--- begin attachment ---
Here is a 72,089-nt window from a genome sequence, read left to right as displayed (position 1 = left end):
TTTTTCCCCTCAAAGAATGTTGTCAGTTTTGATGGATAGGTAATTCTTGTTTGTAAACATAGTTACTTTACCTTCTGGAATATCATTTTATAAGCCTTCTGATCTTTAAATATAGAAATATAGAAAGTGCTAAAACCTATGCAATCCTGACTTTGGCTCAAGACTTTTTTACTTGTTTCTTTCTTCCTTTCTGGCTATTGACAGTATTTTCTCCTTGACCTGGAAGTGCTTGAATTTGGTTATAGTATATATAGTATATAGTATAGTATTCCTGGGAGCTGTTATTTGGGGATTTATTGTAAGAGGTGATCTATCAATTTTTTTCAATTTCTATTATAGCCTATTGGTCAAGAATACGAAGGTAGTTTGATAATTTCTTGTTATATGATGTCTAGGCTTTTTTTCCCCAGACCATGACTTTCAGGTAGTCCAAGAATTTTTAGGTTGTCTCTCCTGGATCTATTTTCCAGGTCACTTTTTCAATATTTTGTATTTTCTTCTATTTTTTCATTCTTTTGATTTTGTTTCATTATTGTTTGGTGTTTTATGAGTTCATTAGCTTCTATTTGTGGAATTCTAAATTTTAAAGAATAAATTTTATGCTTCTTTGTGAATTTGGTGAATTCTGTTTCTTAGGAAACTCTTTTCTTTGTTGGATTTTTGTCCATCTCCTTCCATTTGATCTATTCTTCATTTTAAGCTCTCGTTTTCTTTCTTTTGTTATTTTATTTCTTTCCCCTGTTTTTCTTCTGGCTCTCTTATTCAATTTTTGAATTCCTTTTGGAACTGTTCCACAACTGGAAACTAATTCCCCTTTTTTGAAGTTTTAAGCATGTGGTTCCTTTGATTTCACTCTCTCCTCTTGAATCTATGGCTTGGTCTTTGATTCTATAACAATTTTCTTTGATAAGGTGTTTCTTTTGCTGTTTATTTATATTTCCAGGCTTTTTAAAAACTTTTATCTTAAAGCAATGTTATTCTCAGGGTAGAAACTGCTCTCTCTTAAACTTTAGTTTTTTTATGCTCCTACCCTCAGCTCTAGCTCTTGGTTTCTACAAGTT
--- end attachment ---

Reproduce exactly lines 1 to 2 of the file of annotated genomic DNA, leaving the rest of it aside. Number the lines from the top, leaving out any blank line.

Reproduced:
Here is a 72,089-nt window from a genome sequence, read left to right as displayed (position 1 = left end):
TTTTTCCCCTCAAAGAATGTTGTCAGTTTTGATGGATAGGTAATTCTTGTTTGTAAACATAGTTACTTTACCTTCTGGAATATCATTTTATAAGCCTTCTGATCTTTAAATATAGAAATATAGAAAGTGCTAAAACCTATGCAATCCTGACTTTGGCTCAAGACTTTTTTACTTGTTTCTTTCTTCCTTTCTGGCTATTGACAGTATTTTCTCCTTGACCTGGAAGTGCTTGAATTTGGTTATAGTATATATAGTATATAGTATAGTATTCCTGGGAGCTGTTATTTGGGGATTTATTGTAAGAGGTGATCTATCAATTTTTTTCAATTTCTATTATAGCCTATTGGTCAAGAATACGAAGGTAGTTTGATAATTTCTTGTTATATGATGTCTAGGCTTTTTTTCCCCAGACCATGACTTTCAGGTAGTCCAAGAATTTTTAGGTTGTCTCTCCTGGATCTATTTTCCAGGTCACTTTTTCAATATTTTGTATTTTCTTCTATTTTTTCATTCTTTTGATTTTGTTTCATTATTGTTTGGTGTTTTATGAGTTCATTAGCTTCTATTTGTGGAATTCTAAATTTTAAAGAATAAATTTTATGCTTCTTTGTGAATTTGGTGAATTCTGTTTCTTAGGAAACTCTTTTCTTTGTTGGATTTTTGTCCATCTCCTTCCATTTGATCTATTCTTCATTTTAAGCTCTCGTTTTCTTTCTTTTGTTATTTTATTTCTTTCCCCTGTTTTTCTTCTGGCTCTCTTATTCAATTTTTGAATTCCTTTTGGAACTGTTCCACAACTGGAAACTAATTCCCCTTTTTTGAAGTTTTAAGCATGTGGTTCCTTTGATTTCACTCTCTCCTCTTGAATCTATGGCTTGGTCTTTGATTCTATAACAATTTTCTTTGATAAGGTGTTTCTTTTGCTGTTTATTTATATTTCCAGGCTTTTTAAAAACTTTTATCTTAAAGCAATGTTATTCTCAGGGTAGAAACTGCTCTCTCTTAAACTTTAGTTTTTTTATGCTCCTACCCTCAGCTCTAGCTCTTGGTTTCTACAAGTT